It’s becoming an epidemic. So says an expert in this potentially devastating health condition.
And yet his medical colleagues do not even recognize its existence. That leaves millions of people with nowhere to turn for help.
The problem centers on glands that play a crucial role in handling stress – the adrenals. Our stressed-out lifestyles are causing these tiny organs to work too hard. This leads to constant exhaustion and a host of other symptoms – a disorder called adrenal fatigue.
The good news is that thanks to pioneering new research, the medical profession might wake up to the reality of this health problem. . .
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Affects the body in multiple ways
The secretion of stress hormones is regulated by complex processes involving the hypothalamus in the brain, the pituitary gland at the base of the skull, and the adrenal glands that sit on top of the kidneys.
The adrenals produce a number of corticosteroid hormones including cortisol, which is released in response to stress. In fact, cortisol is often called “the stress hormone.” Cortisol also helps in blood sugar and blood pressure control, regulates the immune response, wound healing, cognition and mood, and aids digestion.
Because adrenal hormones perform so many functions, exhausted glands lead to a host of other symptoms beyond fatigue. These can include frequent infections, anxiety, depression, insomnia, weight gain, brain fog, joint pain, and irritability – especially when hungry.
Many sufferers rely on caffeine and other stimulants to keep them going, and may crave salty foods and carbohydrates.
Jacob Teitelbaum, MD, board certified internist and nationally known expert in the field of chronic fatigue, explains why his colleagues don’t accept the condition. “Physicians are not trained about this…as we have no clear-cut medical definition yet for adrenal fatigue, many doctors pretend it doesn’t exist.”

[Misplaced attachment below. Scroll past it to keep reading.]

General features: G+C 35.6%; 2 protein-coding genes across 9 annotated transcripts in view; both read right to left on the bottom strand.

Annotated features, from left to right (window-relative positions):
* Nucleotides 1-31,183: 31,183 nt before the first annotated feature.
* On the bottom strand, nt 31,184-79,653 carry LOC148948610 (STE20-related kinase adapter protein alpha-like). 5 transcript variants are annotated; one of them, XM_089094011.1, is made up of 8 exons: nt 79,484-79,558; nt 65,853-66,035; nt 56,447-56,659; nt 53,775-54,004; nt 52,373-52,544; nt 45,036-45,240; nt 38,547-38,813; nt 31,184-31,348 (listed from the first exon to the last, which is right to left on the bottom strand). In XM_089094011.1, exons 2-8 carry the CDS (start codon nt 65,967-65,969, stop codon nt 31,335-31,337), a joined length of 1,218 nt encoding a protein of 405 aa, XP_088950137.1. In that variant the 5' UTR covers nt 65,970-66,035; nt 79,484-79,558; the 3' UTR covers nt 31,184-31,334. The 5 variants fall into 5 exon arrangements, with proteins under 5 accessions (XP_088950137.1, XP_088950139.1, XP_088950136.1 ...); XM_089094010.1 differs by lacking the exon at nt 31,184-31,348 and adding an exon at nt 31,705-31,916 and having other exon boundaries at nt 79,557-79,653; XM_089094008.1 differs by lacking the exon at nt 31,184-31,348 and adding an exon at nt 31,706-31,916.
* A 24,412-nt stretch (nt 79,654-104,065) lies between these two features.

He believes it affects up to two-thirds of the population, with their suffering ranging from mild to severe.
The three stages of adrenal fatigue
Dr. Mark Menolascino, medical director of the Meno Clinic Center for Functional Medicine in Wyoming, describes adrenal fatigue as a condition that has three stages.
In stage one, the glands become overactivated in response to physical or mental stress. Elevated levels of cortisol may cause mildly disrupted sleep and blood sugar fluctuations.
In the next stage, overall levels of cortisol are low and another hormone, DHEA, is depleted. This is where fatigue sets in. Other symptoms may include declining mood, less restorative sleep, joint pain and abdominal weight gain.
Those who have the misfortune to reach the third stage suffer with persistent, all-day-long tiredness and irritability.
Stress is not all in the head
While these are early days, scientists in the UK have pioneered an approach revealing how the body releases hormones to combat the effects of stress.
Their efforts could result in a new understanding of the importance of the adrenal glands and how their under-functioning leads to so many health problems.
The researchers developed a novel mathematical model to predict how different regulatory processes act together to govern the release of glucocorticoids in a healthy body compared to one suffering inflammation triggered by stress.
Lead author Dr. Francesca Spiga said, “This is the first study to show just how dynamically complex the adrenal gland response to stress is…”
His colleague, Professor John Terry, added, “It has long been a mystery whether the adrenal glands secreted glucocorticoids purely under instruction from the brain or whether the gland itself played a role in governing the level of hormones.
“Our latest findings add to a growing body of evidence that stress, and the body’s response to stress, is not all in the head, but that the adrenal gland is playing an important role in regulating our stress response.”
Rebooting the adrenals
Dr. Teitelbaum makes five suggestions to help support exhausted adrenals:
- Cut back on cakes, biscuits, sweets, sodas and fruit juices;
- Reduce coffee drinking and anything else containing caffeine;
- Eat more protein. If you need to eat before bedtime, make it a one-ounce protein snack such as a hard-boiled egg or cheese. This may also help you sleep;
- Eat five or six small high protein/ low carbohydrate meals throughout the day rather than several large meals;
- Drink more water and if salt is craved, add more to meals.